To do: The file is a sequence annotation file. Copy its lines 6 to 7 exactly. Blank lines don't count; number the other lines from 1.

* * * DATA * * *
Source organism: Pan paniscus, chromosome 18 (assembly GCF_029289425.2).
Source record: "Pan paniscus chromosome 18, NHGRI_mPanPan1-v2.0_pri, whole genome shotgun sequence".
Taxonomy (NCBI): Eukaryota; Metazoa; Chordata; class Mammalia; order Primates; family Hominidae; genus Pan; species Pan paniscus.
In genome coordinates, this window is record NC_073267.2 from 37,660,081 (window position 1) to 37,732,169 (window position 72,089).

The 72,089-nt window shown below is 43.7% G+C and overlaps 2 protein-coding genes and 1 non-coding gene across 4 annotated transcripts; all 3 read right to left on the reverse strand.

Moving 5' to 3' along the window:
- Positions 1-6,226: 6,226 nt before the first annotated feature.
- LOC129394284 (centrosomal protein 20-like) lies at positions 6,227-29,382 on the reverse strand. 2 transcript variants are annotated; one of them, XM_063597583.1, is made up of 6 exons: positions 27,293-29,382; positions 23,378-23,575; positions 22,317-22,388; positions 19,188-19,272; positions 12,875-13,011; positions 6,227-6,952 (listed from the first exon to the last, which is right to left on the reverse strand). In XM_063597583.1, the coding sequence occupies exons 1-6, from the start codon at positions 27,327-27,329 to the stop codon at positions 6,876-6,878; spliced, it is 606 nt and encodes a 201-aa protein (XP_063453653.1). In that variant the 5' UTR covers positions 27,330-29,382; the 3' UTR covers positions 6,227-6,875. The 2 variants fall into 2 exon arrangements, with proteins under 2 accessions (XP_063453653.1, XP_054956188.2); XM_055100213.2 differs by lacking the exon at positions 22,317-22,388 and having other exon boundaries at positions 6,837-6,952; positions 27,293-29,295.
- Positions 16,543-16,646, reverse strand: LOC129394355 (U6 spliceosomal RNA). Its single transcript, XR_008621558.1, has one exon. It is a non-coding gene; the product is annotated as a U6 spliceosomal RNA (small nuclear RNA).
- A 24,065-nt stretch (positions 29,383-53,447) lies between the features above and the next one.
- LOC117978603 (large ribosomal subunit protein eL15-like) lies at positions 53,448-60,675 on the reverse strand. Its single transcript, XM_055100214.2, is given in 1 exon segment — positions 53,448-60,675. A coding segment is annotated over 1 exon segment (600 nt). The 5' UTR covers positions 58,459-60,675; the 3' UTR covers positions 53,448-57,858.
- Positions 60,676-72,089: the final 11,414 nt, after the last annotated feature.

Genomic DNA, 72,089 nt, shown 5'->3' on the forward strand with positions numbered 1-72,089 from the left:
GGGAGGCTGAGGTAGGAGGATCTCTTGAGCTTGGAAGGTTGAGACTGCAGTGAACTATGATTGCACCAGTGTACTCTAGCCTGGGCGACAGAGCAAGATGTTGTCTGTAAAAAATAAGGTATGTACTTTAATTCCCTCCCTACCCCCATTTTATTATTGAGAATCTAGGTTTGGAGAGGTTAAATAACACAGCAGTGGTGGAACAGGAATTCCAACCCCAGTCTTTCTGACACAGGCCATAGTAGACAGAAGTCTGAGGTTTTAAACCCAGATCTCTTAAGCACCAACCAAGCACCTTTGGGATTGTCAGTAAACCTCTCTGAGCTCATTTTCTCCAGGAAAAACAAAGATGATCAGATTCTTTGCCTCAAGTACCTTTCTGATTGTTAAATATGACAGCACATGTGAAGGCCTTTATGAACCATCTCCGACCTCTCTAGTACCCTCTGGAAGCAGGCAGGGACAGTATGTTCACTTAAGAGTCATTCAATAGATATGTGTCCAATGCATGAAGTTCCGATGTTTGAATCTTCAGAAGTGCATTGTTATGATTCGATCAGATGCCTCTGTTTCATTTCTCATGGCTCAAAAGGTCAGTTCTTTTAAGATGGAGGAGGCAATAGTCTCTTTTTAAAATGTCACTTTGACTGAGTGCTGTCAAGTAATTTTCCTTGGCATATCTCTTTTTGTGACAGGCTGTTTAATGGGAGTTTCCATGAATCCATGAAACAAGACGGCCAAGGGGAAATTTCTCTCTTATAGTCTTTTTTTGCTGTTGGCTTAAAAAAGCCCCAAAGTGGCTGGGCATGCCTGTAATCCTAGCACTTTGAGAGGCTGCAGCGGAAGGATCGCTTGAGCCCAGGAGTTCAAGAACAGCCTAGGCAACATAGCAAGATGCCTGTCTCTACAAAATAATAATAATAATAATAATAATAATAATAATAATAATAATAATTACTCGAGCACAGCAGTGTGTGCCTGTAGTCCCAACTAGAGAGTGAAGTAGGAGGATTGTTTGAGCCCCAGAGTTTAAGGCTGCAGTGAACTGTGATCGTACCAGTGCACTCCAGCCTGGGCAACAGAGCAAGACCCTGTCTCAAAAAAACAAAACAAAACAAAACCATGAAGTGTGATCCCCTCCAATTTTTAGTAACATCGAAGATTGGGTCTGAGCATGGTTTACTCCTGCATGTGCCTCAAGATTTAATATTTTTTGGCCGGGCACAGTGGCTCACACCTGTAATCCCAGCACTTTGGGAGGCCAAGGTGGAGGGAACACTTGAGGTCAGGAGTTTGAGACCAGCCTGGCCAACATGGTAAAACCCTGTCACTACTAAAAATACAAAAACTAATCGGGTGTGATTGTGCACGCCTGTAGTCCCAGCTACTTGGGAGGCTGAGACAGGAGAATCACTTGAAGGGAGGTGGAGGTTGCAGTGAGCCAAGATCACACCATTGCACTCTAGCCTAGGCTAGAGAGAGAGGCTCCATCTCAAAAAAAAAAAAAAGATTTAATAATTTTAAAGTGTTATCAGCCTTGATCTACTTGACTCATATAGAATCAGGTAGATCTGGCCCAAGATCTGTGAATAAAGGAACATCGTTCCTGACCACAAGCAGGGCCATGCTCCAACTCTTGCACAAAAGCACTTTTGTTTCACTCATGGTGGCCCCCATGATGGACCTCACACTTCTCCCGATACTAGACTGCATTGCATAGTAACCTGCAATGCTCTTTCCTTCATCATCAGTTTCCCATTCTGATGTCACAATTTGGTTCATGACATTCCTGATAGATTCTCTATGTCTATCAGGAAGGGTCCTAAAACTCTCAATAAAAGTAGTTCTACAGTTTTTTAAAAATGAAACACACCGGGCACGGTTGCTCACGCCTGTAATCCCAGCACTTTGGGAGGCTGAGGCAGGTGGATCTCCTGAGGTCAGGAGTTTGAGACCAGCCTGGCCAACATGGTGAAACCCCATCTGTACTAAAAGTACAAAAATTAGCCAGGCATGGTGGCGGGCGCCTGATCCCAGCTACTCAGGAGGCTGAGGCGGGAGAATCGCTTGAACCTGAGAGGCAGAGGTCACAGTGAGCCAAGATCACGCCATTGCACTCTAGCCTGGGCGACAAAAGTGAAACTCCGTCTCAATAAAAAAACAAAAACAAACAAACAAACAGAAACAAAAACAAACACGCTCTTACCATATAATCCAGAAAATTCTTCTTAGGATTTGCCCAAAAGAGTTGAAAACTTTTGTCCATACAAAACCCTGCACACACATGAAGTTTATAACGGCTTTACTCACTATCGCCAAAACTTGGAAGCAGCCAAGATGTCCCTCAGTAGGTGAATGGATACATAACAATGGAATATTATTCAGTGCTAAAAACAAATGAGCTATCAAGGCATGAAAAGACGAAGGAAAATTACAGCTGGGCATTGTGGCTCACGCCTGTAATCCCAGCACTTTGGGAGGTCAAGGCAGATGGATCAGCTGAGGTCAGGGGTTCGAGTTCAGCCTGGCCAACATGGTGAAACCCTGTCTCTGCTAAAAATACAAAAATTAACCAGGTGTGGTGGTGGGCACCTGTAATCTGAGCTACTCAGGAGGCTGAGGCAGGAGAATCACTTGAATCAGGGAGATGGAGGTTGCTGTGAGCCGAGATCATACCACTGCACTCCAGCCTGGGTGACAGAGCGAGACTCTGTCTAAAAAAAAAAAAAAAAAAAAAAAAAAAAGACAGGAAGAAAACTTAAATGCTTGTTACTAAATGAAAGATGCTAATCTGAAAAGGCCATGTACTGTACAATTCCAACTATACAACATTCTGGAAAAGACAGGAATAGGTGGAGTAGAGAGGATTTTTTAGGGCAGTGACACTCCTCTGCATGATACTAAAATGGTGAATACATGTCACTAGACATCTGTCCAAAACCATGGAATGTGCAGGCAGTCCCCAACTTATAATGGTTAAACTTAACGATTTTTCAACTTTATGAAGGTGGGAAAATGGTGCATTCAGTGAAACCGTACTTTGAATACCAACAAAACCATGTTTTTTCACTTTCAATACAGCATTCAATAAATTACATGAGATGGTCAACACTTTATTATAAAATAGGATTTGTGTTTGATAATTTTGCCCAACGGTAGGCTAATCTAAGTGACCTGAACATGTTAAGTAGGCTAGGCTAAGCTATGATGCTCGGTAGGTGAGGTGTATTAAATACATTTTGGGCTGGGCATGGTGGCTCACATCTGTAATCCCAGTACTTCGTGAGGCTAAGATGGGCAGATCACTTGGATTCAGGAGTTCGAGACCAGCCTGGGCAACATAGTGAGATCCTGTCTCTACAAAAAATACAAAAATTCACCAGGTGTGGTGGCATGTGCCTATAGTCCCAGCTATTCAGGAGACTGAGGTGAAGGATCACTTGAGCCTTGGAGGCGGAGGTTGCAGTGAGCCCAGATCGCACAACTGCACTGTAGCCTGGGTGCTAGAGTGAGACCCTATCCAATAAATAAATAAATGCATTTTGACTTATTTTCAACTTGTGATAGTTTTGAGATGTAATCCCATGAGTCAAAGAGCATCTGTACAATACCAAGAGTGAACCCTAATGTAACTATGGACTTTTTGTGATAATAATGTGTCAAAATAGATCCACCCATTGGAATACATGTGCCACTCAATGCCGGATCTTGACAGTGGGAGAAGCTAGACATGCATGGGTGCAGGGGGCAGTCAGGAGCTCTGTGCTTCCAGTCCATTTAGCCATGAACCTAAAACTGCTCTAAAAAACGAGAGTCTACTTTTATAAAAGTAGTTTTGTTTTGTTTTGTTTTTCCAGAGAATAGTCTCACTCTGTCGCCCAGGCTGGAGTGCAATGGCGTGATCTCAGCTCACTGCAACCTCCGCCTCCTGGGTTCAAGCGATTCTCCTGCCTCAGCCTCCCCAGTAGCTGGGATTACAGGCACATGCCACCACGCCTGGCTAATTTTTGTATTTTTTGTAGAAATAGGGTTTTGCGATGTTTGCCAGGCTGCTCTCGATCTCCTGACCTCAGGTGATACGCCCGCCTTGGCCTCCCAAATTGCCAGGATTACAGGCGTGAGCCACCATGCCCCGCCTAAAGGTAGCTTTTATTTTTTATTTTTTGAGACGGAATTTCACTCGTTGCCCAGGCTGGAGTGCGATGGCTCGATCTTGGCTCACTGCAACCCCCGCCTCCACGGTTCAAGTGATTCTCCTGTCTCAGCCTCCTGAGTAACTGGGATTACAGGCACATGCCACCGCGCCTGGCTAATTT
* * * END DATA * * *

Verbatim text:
Moving 5' to 3' along the window:
- Positions 1-6,226: 6,226 nt before the first annotated feature.